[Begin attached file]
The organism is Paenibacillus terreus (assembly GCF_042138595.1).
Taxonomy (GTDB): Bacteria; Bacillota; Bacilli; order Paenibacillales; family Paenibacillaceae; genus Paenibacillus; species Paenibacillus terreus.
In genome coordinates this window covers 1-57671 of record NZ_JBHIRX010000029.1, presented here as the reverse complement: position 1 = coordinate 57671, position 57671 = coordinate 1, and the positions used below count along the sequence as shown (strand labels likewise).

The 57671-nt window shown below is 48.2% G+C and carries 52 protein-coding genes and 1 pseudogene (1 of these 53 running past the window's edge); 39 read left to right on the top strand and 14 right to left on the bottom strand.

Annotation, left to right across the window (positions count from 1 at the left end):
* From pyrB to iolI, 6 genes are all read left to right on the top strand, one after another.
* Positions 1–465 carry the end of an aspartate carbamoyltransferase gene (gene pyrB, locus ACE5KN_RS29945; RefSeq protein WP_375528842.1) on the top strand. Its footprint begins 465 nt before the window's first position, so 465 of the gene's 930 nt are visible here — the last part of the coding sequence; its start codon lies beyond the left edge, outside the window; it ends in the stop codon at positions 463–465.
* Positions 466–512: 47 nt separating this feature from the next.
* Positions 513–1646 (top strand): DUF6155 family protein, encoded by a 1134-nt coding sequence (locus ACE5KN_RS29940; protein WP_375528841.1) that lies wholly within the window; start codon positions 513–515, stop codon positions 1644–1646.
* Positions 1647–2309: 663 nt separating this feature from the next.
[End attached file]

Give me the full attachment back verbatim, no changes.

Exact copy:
The organism is Paenibacillus terreus (assembly GCF_042138595.1).
Taxonomy (GTDB): Bacteria; Bacillota; Bacilli; order Paenibacillales; family Paenibacillaceae; genus Paenibacillus; species Paenibacillus terreus.
In genome coordinates this window covers 1-57671 of record NZ_JBHIRX010000029.1, presented here as the reverse complement: position 1 = coordinate 57671, position 57671 = coordinate 1, and the positions used below count along the sequence as shown (strand labels likewise).

The 57671-nt window shown below is 48.2% G+C and carries 52 protein-coding genes and 1 pseudogene (1 of these 53 running past the window's edge); 39 read left to right on the top strand and 14 right to left on the bottom strand.

Annotation, left to right across the window (positions count from 1 at the left end):
* From pyrB to iolI, 6 genes are all read left to right on the top strand, one after another.
* Positions 1–465 carry the end of an aspartate carbamoyltransferase gene (gene pyrB, locus ACE5KN_RS29945; RefSeq protein WP_375528842.1) on the top strand. Its footprint begins 465 nt before the window's first position, so 465 of the gene's 930 nt are visible here — the last part of the coding sequence; its start codon lies beyond the left edge, outside the window; it ends in the stop codon at positions 463–465.
* Positions 466–512: 47 nt separating this feature from the next.
* Positions 513–1646 (top strand): DUF6155 family protein, encoded by a 1134-nt coding sequence (locus ACE5KN_RS29940; protein WP_375528841.1) that lies wholly within the window; start codon positions 513–515, stop codon positions 1644–1646.
* Positions 1647–2309: 663 nt separating this feature from the next.